Today the Humphrey Institute hosted a discussion on the AT&T T-Mobile mergers. Here is the description from the UMN web site…
The Center for Science, Technology, and Public Policy (CSTPP) will host a lecture featuring two very different views about possible mergers in telecommunications giants AT&T and T-Mobile from 2 to 3:30 p.m. on Monday, October 3, in the Wilkins Room (Room 215) at the Humphrey School. Former Congressman Rick Boucher, now a partner in the Washington, D.C. office of Sidley Austin, and amalia delony, grassroots director for the Center for Media Justice will discuss their differing views of the proposed merger and take questions from the audience. Steve Kelley, director of CSTPP, will moderate the discussion.
It was an interesting discussion in many ways because the two main speakers agreed on so many points so unlike many debates today it wasn’t like trying to bring black to white or white to black. There was careful consideration of the nuance, details and ramifications of the decisions being discussed. I’ll include my pretty full notes below but I thought I’d include a quick list of pros and cons. (These are as stated by the speakers – not my personal pros and cons.)
For the Merger:
- It’s a good way to get to 98% broadband coverage in the US in the next 5-6 years without government spending.
- T-Mobile will probably be sold anyways the parent company is no longer interested in the American market
- 4G is broadband; it is faster than most rural communities experience now
Against the Merger
- A merger will mean a loss of jobs. T-Mobile’s workforce is 48% minorities
- AT&T is not known for quality customer service while T-Mobile is the most low-income-friendly with prices and service locations
- 4G may be broadband, but access through a smartphone alone is not enough. You can’t fill out a college application on your smartphone. People need
Former Senator Rick Boucher –
Now heads up the Internet Innovation Alliance – they agree on nationwide universal broadband. It is achievable. (Universal however is 9% broadband deployment within 5 year period)
- Get the FCC to reform USF. The US has highest telephone rate. SO the USF has worked in terms of getting landlines to rural areas. It makes sense to modify USF to allow it to be expended for broadband as well as telephone. Right now the providers are small rural telcos – if they could use funds for broadband, they would.
- Get the Legislature to allow the FCC to confer incentive auctions. Smartphones have taken off hugely. We’ll need more spectrum to accommodate smartphones.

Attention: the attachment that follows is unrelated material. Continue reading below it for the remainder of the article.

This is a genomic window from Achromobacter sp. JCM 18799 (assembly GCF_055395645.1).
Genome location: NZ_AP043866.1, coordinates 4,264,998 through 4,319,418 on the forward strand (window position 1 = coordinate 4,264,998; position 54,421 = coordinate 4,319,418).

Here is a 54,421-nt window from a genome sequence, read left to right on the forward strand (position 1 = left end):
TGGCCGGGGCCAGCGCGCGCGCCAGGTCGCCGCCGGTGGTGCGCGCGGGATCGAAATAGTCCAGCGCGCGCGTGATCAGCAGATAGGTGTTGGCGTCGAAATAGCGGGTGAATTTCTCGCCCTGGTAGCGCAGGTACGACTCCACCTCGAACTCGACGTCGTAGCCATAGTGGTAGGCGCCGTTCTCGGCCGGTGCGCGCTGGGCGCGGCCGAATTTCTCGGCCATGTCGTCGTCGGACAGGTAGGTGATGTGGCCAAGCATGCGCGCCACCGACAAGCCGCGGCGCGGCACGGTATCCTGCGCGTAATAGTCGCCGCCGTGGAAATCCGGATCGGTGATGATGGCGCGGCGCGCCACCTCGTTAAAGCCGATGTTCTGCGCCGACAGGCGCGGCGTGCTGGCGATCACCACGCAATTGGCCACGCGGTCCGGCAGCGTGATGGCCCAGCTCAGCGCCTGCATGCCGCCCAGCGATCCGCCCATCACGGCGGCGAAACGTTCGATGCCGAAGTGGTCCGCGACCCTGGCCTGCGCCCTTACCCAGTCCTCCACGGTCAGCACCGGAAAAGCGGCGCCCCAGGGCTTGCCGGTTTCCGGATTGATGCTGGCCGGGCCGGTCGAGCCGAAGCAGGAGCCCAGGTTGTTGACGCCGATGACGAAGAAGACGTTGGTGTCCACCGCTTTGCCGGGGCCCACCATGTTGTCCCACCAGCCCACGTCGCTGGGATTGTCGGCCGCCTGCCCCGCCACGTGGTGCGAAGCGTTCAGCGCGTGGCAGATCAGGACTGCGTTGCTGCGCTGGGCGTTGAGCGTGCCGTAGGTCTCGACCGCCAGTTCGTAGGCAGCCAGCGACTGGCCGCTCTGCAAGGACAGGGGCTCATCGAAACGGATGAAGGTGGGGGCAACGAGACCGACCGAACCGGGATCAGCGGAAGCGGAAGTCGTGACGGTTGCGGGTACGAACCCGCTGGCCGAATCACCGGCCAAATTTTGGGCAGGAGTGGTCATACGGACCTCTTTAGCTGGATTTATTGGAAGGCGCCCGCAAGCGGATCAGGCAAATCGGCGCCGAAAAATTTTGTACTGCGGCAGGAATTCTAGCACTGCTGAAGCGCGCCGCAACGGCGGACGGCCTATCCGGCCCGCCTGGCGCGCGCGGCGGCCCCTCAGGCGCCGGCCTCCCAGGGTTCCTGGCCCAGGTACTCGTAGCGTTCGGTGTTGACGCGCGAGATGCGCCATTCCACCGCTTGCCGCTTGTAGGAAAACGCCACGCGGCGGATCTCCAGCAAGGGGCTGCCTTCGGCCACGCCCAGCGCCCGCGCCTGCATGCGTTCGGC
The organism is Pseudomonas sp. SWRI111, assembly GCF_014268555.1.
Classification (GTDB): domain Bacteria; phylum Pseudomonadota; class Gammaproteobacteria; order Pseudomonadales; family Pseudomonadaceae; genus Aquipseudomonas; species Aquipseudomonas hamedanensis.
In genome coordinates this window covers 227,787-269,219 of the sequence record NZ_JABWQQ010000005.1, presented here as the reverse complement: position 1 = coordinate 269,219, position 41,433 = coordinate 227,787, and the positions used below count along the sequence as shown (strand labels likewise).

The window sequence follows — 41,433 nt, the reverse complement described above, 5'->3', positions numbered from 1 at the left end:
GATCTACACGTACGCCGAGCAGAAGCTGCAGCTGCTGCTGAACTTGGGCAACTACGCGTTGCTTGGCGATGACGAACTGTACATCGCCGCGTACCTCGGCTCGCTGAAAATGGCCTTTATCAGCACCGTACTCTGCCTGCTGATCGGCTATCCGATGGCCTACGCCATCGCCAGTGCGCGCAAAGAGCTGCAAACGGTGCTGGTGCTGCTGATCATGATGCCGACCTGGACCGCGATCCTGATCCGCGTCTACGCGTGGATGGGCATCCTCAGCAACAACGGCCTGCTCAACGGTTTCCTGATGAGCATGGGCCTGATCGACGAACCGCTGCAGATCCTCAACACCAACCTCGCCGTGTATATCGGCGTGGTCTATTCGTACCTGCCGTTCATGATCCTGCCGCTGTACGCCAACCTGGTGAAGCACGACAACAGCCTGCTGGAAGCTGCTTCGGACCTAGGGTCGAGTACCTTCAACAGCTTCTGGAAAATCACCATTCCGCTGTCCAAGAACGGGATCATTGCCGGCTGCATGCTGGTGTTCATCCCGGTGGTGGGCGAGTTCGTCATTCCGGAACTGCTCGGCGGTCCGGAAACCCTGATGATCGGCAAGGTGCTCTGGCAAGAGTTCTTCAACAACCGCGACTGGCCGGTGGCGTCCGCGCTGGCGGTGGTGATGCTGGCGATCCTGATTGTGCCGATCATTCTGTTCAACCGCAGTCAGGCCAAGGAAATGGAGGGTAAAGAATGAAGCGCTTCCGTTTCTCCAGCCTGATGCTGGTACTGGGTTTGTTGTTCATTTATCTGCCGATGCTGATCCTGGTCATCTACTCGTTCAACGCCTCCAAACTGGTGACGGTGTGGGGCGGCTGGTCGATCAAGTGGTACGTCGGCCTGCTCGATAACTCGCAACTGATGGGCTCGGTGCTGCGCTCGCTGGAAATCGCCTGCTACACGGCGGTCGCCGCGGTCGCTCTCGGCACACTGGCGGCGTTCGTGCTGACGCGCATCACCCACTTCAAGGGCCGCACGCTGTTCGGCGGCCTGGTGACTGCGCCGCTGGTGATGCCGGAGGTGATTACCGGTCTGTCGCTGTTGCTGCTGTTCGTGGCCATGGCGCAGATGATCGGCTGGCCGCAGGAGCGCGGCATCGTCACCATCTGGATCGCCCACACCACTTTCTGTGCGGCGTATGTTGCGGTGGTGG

- The FCC would encourage spectrum owners (TV air owners) to give it up for a portion of auction proceeds. There are urban, independent stations that will take advantage of the opportunity.
- Enough stations have expressed interest to make it worth trying. It might happen this year. The Super Committee is looking into it.
- Support the merger between AT&T & T-Mobile. We have a goal of 98% broadband coverage. AT&T says within 6 years they will cover 97%. We think we can make up the rest from USF reform & financial support.
Why is the merger good for consumers?
T-Mobile will be bought by someone. Deutsche Telkom owns it and wants to get out of the American market. Few upgrades have been made.
Verizon 4G is as fast as my connection at home. It can be a stable and independent platform for access. We may see people give up cable & DSL to go wireless on 4G as people have given up their landlines. AT&T has said they will deploy 4G.
AT&T says it will honor T-Mobile customers contracts for the duration of the contract.
AT&T will remove one carrier from the national table – but it’s not anti-competitive in that 1 of the largest 20 cities, there will still be 5 or more wireless providers from which to choose. In the other 2 cities the merger requirements may mean that T-Mobile is broken down and sold to others.
The current major spectrum holder is Sprint. They control about 30 percent of all spectrum. Then Verizon and then AT&T. TO remain competitive, AT&T needs more spectrum.
I don’t work for AT&T in any way, shape or form.
We agree on the importance of broadband. The Center for Media Justice is a think tank that represents marginalized communities. We work with grassroots communities of color.